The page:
Last season, Blake Griffin had to get his elbow drained, it was an issue that bothered him into the postseason.
This season, less than 20 games into it, he has had to have the same thing, it happened Sunday after the Clippers beat the Bulls, reports Broderick Turner at the Los Angeles Times.
“It’s still a little big,” Griffin said Tuesday. “But they put some anti-inflammatory fluid in there. It should go down in the next couple of days.”
Griffin said he was told that it wouldn’t be a good idea to have surgery on the bursa sac right now. “If you do, there’s an increased chance of arthritis,” Griffin said.
The bursa sac is natural fluid that helps provide cushion in the elbow. When the elbow swells it’s because too much fluid gets in there.
As our own D.J. Foster has detailed before, Griffin is playing better this season than his critics give him credit for. First off, he gets a higher percentage post touches and scores at a rate higher than or close to Kevin Love, LaMarcus Aldridge and DeMarcus Cousins. Griffin’s midrange game is improving — especially if he gets to his spots on the floor. From the left side of the floor below the free throw line, from 8 feet to the arc, he is shooting 55.5 percent this season. And honestly, why are you complaining about a guy who gets efficient dunks anyway?
But a bad elbow could slow him some. Just something to watch as the season moves on and we head into games that start to matter more.
Dwyane Wade has earned his status as an elder statesman, the E.F. Hutton kind of veteran who speaks and everybody listens.
Rookie Justise Winslow is listening.
Winslow (who should have gone higher in this draft) is a perfect fit for the Heat and he’s going to be part of their rotation off the bench from the start of the season (along with Josh McRoberts and Amare Stoudemire). Wade has already fully stepped into the mentor role with Winslow working with him on post moves, reports Jason Lieser at the Palm Beach Post.
“As his career develops, hopefully he’s able to do multiple things on the floor, but right now there’s gonna be certain things (Erik Spoelstra) wants him to do, and some of those things I’m good at,” Wade said. “I’m just passing down knowledge to someone who I think could be good at things that I have strengths at. It’s gonna take a while, but if he figures it out at 21, he’s ahead of the curve. I figured it out at like 27.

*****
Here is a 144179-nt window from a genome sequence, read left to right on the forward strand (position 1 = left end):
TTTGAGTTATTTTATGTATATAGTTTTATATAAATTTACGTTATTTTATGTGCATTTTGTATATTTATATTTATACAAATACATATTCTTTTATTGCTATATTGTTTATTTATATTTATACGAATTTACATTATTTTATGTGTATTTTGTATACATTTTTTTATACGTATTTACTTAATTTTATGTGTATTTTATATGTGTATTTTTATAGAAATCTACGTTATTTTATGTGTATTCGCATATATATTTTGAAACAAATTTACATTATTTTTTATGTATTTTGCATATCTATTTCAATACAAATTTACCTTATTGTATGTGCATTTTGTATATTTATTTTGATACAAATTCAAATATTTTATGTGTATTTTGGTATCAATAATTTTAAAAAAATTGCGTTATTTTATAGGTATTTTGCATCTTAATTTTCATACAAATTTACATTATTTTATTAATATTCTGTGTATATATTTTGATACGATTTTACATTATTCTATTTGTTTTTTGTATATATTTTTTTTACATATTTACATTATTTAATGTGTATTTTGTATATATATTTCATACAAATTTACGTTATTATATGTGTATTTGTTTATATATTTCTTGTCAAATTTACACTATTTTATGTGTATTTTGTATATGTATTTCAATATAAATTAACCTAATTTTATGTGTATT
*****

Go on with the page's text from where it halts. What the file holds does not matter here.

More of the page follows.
“All of us are where we’re at because someone before us helped us. They helped by letting us sit there and watch film with them or having conversations with them. If he’s a student of it and he really wants to know, I’m a pretty decent teacher in certain areas.”
This is what you want out of a veteran leader and some of the young teams out there have done an excellent job adding this kind of mentor — Kevin Garnett in Minnesota may be the best example. Someone who can pass on his wisdom and show the team’s young players how to be a professional and win in the NBA.
It’s a little different for Winslow, he and the Heat are more in a win-now mode, but he should be able to contribute to that.
Bill Bridges, a star as a Kansas Jayhawk who went on to have a 12-year NBA career that included being part of the 1975 Golden State Warriors championship team, has passed away, according to the University of Kansas.
Bridges was an undersized power forward at 6’6″ but he was a beast on the boards who averaged 11.9 rebounds a game for his career and more than 13 a game for six straight years at the peak of his career. That 11.9 per game average is still 27th all-time in NBA history.
A New Mexico native, Bridges was a three-time All-Star (all as a member of the Hawks), two-time All-NBA Defensive team, and was part of the 1975 Warriors title team. Besides the Hawks (St. Louis and Atlanta) and Warriors, Bridges played for the Sixers and Lakers.
Our thoughts are with his family and friends.